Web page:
Guatemala is the Mayan heartland of Central America, with the Caribbean Sea
to the east and the Pacific Ocean to the west. Mostly mountains with narrow
coastal plains, the country is generally tropical, but the highlands tend to be
cooler. The population is approximately 55% Mestizo (mixed Amerindian-Spanish),
43% Amerindian, and 2% whites and other. Most are Roman Catholic, Protestant, or
hold indigenous Mayan beliefs.
Guatemala gained independence from Spanish colonial rule in 1821 and has had
a variety of military and civilian governments. The country spent most of the
20th century embroiled in a 36-year guerrilla war. A peace agreement was signed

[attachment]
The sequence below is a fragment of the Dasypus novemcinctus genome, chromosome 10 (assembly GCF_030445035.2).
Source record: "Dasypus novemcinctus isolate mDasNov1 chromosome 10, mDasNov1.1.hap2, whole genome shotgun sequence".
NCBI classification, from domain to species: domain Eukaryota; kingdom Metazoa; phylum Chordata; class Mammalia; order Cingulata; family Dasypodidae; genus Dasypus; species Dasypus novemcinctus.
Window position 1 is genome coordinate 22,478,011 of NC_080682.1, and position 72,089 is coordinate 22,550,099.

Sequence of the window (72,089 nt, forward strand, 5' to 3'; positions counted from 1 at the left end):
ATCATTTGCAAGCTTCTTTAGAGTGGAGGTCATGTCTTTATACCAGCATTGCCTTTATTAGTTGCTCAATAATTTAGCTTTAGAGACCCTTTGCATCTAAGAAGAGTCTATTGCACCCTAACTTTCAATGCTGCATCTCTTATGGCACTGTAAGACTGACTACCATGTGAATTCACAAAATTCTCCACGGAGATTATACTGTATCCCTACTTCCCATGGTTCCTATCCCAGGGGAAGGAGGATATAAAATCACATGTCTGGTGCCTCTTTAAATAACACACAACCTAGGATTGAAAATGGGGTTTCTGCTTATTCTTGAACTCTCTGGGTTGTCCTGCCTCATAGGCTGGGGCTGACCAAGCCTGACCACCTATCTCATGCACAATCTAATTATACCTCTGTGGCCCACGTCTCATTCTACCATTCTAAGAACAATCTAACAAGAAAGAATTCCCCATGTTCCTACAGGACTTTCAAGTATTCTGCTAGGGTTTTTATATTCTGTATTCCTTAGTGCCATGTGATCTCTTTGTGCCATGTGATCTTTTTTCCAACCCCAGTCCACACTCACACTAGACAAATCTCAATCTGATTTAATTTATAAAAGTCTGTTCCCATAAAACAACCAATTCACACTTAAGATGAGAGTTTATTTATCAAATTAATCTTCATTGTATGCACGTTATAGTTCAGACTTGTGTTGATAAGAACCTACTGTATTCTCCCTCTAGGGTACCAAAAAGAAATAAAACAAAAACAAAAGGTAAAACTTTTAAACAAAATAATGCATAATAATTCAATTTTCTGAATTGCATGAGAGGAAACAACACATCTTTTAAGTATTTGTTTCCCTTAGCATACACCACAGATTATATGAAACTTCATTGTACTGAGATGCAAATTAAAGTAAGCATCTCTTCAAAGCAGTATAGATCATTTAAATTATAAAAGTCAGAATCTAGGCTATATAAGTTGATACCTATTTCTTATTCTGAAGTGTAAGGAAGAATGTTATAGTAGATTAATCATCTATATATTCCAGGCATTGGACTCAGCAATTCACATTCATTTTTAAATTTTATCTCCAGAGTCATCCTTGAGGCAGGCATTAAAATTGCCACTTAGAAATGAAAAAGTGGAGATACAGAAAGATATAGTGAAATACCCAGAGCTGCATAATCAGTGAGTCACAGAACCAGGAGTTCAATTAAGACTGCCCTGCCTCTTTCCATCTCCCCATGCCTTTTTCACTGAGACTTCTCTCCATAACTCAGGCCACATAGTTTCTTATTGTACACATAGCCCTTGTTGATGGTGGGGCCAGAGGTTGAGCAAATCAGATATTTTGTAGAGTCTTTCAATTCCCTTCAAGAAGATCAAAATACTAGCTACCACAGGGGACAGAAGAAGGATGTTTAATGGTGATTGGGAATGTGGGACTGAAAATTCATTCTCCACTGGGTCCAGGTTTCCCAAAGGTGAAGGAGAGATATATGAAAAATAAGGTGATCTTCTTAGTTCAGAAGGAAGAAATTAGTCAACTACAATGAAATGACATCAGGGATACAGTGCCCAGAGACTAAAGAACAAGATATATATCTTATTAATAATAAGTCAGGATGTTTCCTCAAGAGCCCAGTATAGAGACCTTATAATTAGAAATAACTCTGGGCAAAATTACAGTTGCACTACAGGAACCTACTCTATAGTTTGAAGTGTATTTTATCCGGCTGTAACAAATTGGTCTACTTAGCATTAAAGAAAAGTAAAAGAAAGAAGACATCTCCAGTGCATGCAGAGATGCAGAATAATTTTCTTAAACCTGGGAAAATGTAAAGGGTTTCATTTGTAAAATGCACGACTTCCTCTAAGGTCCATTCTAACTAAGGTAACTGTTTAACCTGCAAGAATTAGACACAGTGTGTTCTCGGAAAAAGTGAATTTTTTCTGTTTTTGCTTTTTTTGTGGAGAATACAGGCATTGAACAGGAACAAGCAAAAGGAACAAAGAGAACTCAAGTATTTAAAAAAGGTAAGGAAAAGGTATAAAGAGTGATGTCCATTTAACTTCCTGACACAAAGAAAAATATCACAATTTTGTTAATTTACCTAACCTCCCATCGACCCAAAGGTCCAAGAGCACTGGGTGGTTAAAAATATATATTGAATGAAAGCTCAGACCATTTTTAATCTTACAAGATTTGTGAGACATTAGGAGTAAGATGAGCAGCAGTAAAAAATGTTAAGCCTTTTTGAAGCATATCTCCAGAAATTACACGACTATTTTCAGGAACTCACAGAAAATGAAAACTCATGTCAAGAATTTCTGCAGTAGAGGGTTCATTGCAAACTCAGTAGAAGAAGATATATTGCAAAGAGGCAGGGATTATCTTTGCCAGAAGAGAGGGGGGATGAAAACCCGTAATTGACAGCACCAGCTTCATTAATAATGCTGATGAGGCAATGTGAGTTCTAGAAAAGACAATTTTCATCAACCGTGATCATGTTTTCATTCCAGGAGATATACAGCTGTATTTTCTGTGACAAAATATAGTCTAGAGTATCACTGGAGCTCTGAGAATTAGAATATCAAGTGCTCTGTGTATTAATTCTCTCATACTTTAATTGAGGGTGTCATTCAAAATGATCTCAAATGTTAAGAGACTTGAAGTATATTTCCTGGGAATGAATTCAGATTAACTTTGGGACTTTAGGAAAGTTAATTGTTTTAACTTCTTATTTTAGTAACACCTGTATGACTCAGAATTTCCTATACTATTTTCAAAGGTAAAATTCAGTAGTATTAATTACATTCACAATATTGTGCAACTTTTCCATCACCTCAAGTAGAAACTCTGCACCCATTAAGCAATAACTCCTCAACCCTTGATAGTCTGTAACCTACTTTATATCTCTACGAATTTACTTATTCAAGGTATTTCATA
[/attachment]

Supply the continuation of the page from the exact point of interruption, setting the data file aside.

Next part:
in 1996; however, moves to bring those responsible for atrocities to justice
have only just begun.
The Guatemalan economy struggled during years of war; however the 1996 peace
agreement has cleared a major obstacle to foreign investment. The agricultural
sector accounts for about one-fourth of GDP, two-thirds of exports, and half of
the labor force. Coffee, sugar, and bananas are the primary cash products in
addition to petroleum, metals and tourism. Major trading partners include other
Central American countries, Germany, Japan and the U.S. Ongoing challenges
include increasing government revenues, negotiating further assistance from
international donors, and increasing the efficiency and openness of both
government and private financial operations.
CDCвЂ™s program in Guatemala is focused on community development around a
future mining site to ensure the local community benefits as much as possible
from the incoming capital investment.